The bales will also contain wire staples in magazines, sticky-tape on cardboard boxes, adhesive on envelopes, bits of string, and lots of other odds and ends that have survived the initial segregation. There will also be laminated covers and stitched bindings on expensive magazines, foil and adhesive labels from packaging, rubber bands and those annoying tag-ties attached to garment labels. At the paper mill this stuff all goes through screening, washing, shredding, and pulping processes before proceeding to the manufacture of various grades of paper. Given these circumstances, the notion that some Christmas wrapping will require the rejection of a whole load from the recycling plant is clearly unsustainable. It is a big white lie put out by the recycling industry and local councils to encourage us all to separate our waste paper so that as little as possible of the difficult stuff ends up in the paper stream. Yes, it’s a problem for the paper and board manufacturers who obviously want maximum purity but in my view they just need to sort it.

In fact, Which? could apply pressure to manufacturers to return to simpler wrapping materials. AIUI one issue is where plastic and paper are combined during manufacture.

I had similar thoughts when I read that story. Sounded more like someone wanted to go home early than be bothered to deal with the problem.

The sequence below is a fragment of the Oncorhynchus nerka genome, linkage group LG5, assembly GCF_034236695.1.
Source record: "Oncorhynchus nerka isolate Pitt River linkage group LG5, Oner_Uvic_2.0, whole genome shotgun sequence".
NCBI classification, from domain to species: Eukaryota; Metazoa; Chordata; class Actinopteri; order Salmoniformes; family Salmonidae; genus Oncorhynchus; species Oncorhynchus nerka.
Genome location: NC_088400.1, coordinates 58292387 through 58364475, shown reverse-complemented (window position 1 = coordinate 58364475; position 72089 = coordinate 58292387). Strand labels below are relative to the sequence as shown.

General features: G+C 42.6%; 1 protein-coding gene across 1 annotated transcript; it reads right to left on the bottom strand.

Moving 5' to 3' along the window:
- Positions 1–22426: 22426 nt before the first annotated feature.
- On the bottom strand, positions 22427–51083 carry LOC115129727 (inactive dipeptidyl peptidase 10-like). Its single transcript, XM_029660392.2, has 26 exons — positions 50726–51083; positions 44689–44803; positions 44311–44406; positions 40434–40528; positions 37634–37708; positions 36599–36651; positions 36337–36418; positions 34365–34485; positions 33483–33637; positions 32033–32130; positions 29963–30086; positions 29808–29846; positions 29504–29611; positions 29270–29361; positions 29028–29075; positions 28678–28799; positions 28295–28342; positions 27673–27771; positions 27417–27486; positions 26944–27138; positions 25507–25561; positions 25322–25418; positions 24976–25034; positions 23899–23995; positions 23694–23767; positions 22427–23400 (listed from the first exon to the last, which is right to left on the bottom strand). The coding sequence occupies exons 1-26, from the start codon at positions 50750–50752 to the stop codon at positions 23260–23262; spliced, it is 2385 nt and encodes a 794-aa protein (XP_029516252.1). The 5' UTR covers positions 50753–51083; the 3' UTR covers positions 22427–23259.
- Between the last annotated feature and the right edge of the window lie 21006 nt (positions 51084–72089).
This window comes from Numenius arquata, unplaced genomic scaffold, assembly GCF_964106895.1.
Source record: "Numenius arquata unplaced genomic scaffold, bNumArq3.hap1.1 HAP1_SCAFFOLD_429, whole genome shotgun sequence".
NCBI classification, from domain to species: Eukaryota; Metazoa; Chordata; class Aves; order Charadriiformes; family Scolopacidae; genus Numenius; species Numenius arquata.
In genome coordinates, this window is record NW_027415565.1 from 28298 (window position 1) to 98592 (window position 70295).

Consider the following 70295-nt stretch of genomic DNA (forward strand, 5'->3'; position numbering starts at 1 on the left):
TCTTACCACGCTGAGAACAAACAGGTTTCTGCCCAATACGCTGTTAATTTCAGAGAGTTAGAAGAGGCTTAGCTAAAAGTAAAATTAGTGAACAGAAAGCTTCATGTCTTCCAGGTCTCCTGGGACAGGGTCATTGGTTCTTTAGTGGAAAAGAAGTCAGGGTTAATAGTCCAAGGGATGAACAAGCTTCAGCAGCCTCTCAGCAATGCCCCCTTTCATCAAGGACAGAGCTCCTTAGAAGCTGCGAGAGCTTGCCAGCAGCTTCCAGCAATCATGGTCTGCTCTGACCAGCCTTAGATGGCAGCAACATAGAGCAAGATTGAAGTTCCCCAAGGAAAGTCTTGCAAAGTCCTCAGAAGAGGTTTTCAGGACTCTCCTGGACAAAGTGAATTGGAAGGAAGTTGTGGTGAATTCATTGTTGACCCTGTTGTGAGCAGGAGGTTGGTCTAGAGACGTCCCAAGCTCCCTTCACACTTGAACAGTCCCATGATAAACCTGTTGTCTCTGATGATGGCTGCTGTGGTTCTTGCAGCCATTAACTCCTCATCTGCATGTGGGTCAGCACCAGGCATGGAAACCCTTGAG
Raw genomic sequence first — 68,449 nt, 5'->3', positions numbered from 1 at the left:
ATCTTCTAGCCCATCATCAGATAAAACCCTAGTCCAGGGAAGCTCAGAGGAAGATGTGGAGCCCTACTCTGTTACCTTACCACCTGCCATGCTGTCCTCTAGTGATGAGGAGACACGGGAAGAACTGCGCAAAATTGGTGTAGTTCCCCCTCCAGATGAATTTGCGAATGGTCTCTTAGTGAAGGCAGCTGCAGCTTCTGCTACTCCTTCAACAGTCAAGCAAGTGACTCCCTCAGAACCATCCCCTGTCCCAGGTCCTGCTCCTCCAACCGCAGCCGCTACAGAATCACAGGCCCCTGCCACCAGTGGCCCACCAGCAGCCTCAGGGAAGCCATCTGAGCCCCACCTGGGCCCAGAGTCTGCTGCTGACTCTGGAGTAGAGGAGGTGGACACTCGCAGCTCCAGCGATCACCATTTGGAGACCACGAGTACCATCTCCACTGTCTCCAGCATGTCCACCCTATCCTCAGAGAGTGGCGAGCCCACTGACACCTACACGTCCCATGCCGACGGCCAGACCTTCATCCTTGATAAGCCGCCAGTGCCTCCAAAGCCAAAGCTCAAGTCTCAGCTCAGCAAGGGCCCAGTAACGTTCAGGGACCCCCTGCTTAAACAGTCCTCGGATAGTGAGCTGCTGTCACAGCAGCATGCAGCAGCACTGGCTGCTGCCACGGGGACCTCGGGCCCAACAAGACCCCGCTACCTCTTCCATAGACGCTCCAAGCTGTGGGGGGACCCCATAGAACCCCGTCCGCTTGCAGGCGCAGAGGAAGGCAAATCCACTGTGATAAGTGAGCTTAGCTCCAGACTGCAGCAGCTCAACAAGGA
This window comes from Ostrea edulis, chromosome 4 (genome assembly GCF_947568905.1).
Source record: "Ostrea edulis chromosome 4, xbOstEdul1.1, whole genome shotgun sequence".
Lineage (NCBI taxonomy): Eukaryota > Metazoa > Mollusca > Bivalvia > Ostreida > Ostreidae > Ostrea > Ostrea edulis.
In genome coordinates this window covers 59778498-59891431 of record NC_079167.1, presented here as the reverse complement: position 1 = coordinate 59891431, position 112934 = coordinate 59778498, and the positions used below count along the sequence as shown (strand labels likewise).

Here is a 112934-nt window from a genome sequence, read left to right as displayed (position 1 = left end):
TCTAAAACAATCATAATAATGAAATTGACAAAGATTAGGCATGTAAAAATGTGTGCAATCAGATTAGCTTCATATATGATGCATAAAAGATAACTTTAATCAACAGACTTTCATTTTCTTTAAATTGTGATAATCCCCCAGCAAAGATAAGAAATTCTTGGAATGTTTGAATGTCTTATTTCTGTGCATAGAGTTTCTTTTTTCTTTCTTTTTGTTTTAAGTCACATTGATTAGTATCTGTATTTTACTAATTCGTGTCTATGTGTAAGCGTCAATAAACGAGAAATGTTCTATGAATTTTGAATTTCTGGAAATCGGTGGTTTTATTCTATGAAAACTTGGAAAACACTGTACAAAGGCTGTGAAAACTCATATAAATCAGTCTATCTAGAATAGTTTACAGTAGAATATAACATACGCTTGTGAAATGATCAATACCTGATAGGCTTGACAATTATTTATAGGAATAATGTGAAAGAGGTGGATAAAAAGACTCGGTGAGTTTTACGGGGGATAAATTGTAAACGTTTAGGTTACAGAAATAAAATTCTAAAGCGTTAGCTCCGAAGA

I would love to know how much landfill waste is created by putting everything into one recycling bin?

There are documentaries on everything under the sun, but I have never seen one on rubbish and recycling and I would like to see what happens to our carefully selected recycling after it gets unceremoniously dumped in the back of a cart.

Alfa – I think the first stage is tipping all the recycling waste out onto a moving belt with people standing on both sides physically picking out stuff that is obviously not suitable. After that the 90%+ recyclable mix of cardboard, paper, plastic, glass and metals goes through some fairly sophisticated machinery that does a pretty good job of segregating the different materials [for example magnets are used to separate tin and steel from aluminium, copper and brass, and different densities of plastic can be separated by a jet of air]. Further refinement is probably a manual process again. My guess would be that very little landfill waste emerges from the recycling stream. Our authority asks us to leave the screwcaps on bottles and jars to prevent breakage or deformation “as they get removed during the recycling process” but I am intrigued to know whether somebody sits on a one-legged stool all day uncapping containers and discarding metal caps to a bin on the left and plastic ones to a bin on the right. I am still trying to work out how to dispose of a champagne bottle whose cork will not re-enter the neck and whether or not to soak off the paper label and put it in the bin separately.